Episode 634: Article 1: Be Excellent to Each Other

On the Overthinking It Podcast, we tackle the most bodacious film “Bill & Ted’s Excellent Adventure” in advance of the duo’s return next week.

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Pete “Peter” Fenzel, Mark Lee, and Matthew Wrather, Esq. squeeze into the phone booth to overthink Bill & Ted’s Excellent Adventure, a film with a surprisingly subtle theory of history and its effect on self-actualizing, and to consider the implications of the political philosophy, “Be excellent to each other; party, on dudes!”

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2 Comments on “Episode 634: Article 1: Be Excellent to Each Other”

  1. John C Member #

    I mostly want to point out that, as a New Yorker, for many years, I thought that Circle K (where strange things are sometimes afoot) was a fictional chain created for the movie, since this area is 7-Eleven country. Less important, but I also had no idea what Waterloo referred to (as a water park, not the name) until very recently, when Crazy Ex-Girlfriend started referencing Raging Waters and the pictures spurred the memory. It’s definitely a movie that wants you to have been to California, at some point…

    The interesting thing about the discussion about the stakes is that there’s a story that’s part of the universe with such enormous stakes that almost any means are justified to accomplish the ends, but it’s happening off-screen. What I mean is that the movie we see is the result of Rufus’s work. It’s entirely possible that there were massive changes to the “original” timeline (that we don’t see) from removing the princesses.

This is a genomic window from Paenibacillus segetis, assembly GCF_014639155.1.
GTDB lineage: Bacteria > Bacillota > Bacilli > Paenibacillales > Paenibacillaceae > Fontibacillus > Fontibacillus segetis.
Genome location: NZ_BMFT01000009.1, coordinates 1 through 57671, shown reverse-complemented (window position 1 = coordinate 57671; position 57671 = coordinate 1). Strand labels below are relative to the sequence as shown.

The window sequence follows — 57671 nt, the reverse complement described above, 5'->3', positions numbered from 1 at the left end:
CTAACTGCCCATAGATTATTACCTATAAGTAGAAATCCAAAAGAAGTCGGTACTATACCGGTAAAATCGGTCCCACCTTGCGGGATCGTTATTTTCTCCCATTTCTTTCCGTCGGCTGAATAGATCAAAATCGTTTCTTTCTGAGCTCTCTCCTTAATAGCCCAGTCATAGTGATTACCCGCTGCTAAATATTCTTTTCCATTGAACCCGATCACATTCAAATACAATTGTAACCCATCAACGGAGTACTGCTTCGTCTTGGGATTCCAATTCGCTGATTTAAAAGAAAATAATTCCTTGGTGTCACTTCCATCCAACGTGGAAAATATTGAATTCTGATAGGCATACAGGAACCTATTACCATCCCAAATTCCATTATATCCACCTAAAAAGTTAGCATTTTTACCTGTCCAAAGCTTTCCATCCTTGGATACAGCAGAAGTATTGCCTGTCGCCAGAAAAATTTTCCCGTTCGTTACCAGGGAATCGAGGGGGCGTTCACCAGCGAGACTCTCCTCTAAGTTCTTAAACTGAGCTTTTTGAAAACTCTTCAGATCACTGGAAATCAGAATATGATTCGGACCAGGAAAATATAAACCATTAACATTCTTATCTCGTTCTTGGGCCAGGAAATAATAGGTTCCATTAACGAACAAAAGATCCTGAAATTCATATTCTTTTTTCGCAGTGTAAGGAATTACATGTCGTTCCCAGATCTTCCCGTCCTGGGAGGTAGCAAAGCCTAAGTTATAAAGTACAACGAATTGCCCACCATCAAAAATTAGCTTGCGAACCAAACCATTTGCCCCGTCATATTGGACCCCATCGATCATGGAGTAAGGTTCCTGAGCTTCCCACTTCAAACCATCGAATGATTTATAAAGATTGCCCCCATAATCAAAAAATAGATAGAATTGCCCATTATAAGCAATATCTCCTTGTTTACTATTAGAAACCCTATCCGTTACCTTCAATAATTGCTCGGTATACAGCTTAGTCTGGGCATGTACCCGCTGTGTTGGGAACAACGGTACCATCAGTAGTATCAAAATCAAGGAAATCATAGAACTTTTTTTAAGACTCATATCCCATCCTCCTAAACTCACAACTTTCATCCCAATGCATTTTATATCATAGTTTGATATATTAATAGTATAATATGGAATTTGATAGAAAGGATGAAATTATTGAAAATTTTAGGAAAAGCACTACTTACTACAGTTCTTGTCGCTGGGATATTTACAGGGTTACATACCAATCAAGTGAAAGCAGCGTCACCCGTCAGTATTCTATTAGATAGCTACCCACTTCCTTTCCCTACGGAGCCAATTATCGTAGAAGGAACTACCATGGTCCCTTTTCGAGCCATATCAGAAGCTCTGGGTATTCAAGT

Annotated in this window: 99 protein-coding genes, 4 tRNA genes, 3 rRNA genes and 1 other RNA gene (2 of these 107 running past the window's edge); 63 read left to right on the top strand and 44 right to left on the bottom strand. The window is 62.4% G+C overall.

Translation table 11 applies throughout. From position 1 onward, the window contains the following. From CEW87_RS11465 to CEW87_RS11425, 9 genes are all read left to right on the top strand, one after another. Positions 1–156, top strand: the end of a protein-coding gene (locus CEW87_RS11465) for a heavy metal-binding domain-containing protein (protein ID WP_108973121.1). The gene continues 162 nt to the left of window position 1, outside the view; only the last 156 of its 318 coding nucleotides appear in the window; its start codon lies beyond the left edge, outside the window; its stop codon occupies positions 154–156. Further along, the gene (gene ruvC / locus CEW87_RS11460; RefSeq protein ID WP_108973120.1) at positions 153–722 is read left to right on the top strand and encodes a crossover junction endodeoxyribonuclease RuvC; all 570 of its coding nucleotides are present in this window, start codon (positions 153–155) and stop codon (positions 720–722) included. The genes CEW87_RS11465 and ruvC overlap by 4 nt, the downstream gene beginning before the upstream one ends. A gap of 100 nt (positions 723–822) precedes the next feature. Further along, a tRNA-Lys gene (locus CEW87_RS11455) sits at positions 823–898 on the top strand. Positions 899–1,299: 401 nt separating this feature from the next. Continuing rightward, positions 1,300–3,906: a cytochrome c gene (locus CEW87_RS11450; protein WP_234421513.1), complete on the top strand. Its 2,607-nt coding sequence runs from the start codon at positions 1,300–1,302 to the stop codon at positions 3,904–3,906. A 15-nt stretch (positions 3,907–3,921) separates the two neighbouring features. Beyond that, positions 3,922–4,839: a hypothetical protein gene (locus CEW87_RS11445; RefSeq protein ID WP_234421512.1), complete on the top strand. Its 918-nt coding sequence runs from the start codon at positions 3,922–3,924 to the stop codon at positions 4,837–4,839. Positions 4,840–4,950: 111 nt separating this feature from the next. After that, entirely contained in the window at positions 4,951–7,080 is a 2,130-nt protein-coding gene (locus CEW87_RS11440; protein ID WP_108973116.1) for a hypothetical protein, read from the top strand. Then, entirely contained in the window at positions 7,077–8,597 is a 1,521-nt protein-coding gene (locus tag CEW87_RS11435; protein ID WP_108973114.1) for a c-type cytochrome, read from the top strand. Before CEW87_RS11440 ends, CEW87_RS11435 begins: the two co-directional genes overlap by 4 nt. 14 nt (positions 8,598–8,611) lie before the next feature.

For example, did the events in the movie convince Joan of Arc to take action? Did they plant ideas in Napoleon’s head that pushed him to expand and then over-extend himself to Waterloo? Like, Napoleon is diverted on the way to Austria, and so was already Emperor, but does the movie coerce him into pressing harder so that he’s defeated significantly enough that his empire falls and France becomes a republic again? Does Genghis Khan still change the face of Asia (figuratively and literally, given DNA evidence), if he doesn’t get an afternoon in of destroying a mall sporting goods retailer?

    Random theory: Are the Bill & Ted movies part of the same broader universe as The Good Place? They both mess around with history, have dumb/lazy people working towards some utopia, are subversive in making very different points than the on-screen action pretends to make, and regularly obscured the line between low-brow and high-brow jokes, up to including the names of Greek philosophers (his name doesn’t rhyme with Chipotle).


  2. Will Twiner #

    How is Duke Ellington not in the band?


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